Monday, December 7, 2009

$300 Oil Needed to Reproduce '70s.

Year over year improvement in fuel economy of new light vehicles, left scale, together with oil price pain index, right scale.  See text for details.  Source: EPA for fuel economy statistics, BP for oil prices, with estimate for 2009 based on data through November, BEA for GDP.

Update: I fixed an error in the description of the price pain index from the first version of this post - apologies for any confusion.

I've been exploring the EPA data for the fuel economy of new light vehicles I mentioned on Friday, and have come up with a somewhat plausible story for what's going on.  I'd be interested in everyone's feedback.

Just to refresh our memory, the big question is why did the 2005-2008 oil shock cause a much poorer improvement in new vehicle fuel economy than the oil shocks in the seventies did?  To kick off, this first graph just shows the basic facts.  I plot the year on year improvement in new light vehicles (according to the EPA) on the left scale, and oil prices on the right scale.

Year over year improvement in fuel economy of new light vehicles, together with average annual oil price (expressed in $2008).  Source: EPA for fuel economy statistics, BP for oil prices, with estimate for 2009 based on data through November.

You can see the basic issue - whereas $100 oil in the 1970s caused our parents to start increasing light vehicle fuel economy by 4%, 6%, or even 16% per year, similar prices recently only caused us to make an anemic 0-3% increase in fuel economy.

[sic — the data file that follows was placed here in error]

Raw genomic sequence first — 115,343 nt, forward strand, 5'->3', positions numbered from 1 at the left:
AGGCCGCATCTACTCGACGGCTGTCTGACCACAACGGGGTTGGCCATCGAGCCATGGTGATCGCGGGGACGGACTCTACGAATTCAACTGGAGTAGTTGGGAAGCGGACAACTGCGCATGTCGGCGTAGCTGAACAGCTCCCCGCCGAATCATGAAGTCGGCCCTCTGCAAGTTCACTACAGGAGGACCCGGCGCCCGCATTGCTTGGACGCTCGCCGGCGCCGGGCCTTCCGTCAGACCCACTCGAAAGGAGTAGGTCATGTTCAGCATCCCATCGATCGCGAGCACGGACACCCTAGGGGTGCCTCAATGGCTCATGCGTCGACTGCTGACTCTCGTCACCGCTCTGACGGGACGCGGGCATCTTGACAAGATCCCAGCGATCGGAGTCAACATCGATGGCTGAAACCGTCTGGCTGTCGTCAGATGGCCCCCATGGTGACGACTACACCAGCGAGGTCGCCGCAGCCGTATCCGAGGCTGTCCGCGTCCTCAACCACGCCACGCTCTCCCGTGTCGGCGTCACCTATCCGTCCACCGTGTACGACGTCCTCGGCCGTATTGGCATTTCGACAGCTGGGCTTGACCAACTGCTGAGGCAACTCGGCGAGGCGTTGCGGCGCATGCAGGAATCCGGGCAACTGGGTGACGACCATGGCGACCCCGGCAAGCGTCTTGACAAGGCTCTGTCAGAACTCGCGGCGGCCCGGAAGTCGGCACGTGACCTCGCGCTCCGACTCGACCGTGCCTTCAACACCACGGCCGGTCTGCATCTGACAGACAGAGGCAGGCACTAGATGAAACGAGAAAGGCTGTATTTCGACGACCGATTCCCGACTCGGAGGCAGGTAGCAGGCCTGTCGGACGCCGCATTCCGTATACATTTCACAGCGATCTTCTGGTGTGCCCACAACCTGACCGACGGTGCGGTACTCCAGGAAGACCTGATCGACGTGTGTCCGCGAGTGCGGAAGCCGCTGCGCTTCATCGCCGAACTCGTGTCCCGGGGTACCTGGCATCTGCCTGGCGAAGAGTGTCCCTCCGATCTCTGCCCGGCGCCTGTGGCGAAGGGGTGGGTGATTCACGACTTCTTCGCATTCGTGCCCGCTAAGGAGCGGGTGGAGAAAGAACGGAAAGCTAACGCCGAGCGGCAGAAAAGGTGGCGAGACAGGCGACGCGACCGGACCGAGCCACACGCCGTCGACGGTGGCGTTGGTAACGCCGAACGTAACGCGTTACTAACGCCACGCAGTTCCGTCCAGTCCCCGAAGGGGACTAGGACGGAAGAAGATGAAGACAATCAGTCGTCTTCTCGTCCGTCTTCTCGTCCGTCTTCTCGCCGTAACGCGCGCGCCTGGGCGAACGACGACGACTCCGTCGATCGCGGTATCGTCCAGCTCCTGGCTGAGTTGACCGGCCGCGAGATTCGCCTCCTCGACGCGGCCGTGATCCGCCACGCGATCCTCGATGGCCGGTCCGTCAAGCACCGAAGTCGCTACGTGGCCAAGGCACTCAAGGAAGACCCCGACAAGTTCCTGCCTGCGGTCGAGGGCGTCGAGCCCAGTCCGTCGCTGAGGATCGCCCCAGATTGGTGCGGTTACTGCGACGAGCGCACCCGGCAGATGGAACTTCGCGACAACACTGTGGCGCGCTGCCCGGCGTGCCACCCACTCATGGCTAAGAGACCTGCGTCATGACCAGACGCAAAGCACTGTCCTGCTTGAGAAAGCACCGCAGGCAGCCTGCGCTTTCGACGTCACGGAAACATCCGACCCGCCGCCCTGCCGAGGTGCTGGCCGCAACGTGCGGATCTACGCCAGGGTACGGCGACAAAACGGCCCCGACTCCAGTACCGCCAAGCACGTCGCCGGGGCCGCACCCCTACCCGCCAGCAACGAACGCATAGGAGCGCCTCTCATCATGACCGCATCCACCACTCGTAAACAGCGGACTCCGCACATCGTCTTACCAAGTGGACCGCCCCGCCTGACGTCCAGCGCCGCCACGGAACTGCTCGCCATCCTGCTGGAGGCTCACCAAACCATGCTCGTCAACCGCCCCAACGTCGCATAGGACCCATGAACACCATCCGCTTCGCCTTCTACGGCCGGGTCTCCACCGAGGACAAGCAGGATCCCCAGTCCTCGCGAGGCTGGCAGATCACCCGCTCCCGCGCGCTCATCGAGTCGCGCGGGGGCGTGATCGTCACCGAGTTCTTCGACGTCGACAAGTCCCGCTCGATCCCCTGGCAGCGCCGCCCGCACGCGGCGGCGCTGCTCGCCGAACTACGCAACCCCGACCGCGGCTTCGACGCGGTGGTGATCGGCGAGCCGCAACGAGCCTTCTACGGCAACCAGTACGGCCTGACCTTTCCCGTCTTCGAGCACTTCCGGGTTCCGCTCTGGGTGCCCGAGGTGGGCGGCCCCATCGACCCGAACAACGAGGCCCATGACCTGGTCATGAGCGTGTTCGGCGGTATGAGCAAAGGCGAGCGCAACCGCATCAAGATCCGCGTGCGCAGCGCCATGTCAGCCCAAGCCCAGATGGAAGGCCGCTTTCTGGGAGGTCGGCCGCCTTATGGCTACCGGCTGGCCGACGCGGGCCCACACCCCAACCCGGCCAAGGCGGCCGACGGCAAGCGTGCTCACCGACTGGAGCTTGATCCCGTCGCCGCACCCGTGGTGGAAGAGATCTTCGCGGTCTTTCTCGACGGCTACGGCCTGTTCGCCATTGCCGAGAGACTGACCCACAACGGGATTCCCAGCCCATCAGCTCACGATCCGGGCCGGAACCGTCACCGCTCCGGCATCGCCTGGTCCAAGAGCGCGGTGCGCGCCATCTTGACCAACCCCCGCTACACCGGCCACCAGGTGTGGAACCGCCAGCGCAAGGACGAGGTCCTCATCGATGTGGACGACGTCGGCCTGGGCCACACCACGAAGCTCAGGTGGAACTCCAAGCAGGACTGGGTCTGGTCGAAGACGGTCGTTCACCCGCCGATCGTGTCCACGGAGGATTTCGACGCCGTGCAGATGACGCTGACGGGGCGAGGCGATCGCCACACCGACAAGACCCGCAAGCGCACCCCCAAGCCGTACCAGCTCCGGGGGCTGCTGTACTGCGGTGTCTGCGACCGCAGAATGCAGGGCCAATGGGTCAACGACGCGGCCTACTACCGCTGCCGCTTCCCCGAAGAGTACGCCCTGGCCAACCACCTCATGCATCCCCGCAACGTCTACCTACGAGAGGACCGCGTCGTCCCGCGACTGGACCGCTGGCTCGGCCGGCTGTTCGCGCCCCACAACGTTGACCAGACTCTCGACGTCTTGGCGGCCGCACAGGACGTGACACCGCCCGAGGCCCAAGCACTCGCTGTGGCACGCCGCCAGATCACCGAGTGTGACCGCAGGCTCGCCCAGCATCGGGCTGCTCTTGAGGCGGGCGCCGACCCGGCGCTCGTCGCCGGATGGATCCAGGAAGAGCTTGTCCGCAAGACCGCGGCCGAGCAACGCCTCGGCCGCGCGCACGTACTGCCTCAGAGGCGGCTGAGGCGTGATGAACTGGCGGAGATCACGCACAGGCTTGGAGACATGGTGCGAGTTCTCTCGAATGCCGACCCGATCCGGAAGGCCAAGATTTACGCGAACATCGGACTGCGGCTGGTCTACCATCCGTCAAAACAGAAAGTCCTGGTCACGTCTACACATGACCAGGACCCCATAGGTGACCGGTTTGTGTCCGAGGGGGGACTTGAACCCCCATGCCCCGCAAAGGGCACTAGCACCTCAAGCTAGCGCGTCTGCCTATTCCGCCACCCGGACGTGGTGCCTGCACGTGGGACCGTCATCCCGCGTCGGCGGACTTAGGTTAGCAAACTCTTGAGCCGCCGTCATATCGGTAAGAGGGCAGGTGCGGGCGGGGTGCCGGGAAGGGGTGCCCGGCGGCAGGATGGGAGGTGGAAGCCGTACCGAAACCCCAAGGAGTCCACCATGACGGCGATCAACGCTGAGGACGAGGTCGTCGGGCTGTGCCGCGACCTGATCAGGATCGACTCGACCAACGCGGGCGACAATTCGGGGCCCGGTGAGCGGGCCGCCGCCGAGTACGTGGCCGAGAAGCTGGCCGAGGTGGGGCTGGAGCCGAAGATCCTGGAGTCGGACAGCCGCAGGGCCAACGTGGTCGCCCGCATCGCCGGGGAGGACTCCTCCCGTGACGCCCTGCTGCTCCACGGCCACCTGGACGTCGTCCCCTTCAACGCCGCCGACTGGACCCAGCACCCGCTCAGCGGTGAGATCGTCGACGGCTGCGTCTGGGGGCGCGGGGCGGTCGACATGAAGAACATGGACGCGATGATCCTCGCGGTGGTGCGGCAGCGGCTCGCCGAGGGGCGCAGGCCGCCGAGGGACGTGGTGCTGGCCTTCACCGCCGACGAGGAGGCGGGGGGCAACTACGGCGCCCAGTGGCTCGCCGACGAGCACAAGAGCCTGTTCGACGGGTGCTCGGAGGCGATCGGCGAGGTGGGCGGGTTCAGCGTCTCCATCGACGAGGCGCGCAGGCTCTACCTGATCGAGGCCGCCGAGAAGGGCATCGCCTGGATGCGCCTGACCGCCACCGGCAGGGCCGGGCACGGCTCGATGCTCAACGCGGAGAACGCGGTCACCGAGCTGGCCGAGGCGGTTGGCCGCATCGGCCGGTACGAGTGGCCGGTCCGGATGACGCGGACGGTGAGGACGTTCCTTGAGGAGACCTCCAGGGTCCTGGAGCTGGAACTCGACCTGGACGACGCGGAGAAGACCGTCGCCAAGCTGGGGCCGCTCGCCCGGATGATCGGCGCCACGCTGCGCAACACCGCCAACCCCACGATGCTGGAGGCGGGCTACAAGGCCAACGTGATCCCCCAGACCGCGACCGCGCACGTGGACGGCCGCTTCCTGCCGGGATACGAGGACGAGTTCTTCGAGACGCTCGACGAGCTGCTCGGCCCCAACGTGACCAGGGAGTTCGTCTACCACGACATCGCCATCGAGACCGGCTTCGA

The fuel economy data is remarkably noisy from year to year.  This noise appears unlikely to be correlated with anything of interest, and will reduce correlations.  In this next graph, I've shown a three year centered moving average, which I will use in subsequent analysis, just to reduce the short term noise.

Year over year improvement in fuel economy of new light vehicles, together with average annual oil price (expressed in $2008).  Source: EPA for fuel economy statistics, BP for oil prices, with estimate for 2009 based on data through November.

If we now make a scattergraph of these two things, we can see the relatively poor correlation:

Year over year improvement in fuel economy of new light vehicles (smoothed) versus average annual oil price (expressed in $2008).  Source: EPA for fuel economy statistics, BP for oil prices, with estimate for 2009 based on data through November.

The R2 is only 43%, largely reflecting the difference between the 1970s response and the recent response.

Thinking on the likely causes, I identified two important differences.  One thing is that we are wealthier (on average) than in the 1970s.  To the extent people have more income, they can afford to pay for the things they really want (like oil products).  Furthermore, we have more efficient vehicles than our parents (or grandparents!) did in the 1970s.  Obviously, if you have a car that only uses half as much oil to go the same distance, you can afford to pay twice as much per gallon and still be able to do whatever you do in your vehicle within the same overall budget.

To capture these effects, I constructed an "oil price pain index", in which I divided real oil price by real GDP (in billions of $2005), and divided by average fuel economy.  I then multipled by 10,000 just to place the index on a convenient scale.

Year over year improvement in fuel economy of new light vehicles versus oil price pain index.  See text for detail.  Source: EPA for fuel economy statistics, BP for oil prices, with estimate for 2009 based on data through November, BEA for GDP.

This has much more explanatory power - an R2 of 86% is pretty good for a single parameter fit in the social sciences!  For example, it's comparable to the agreement between the household survey and establishment survey estimates of employment, which are kinda-sorta measuring the same thing.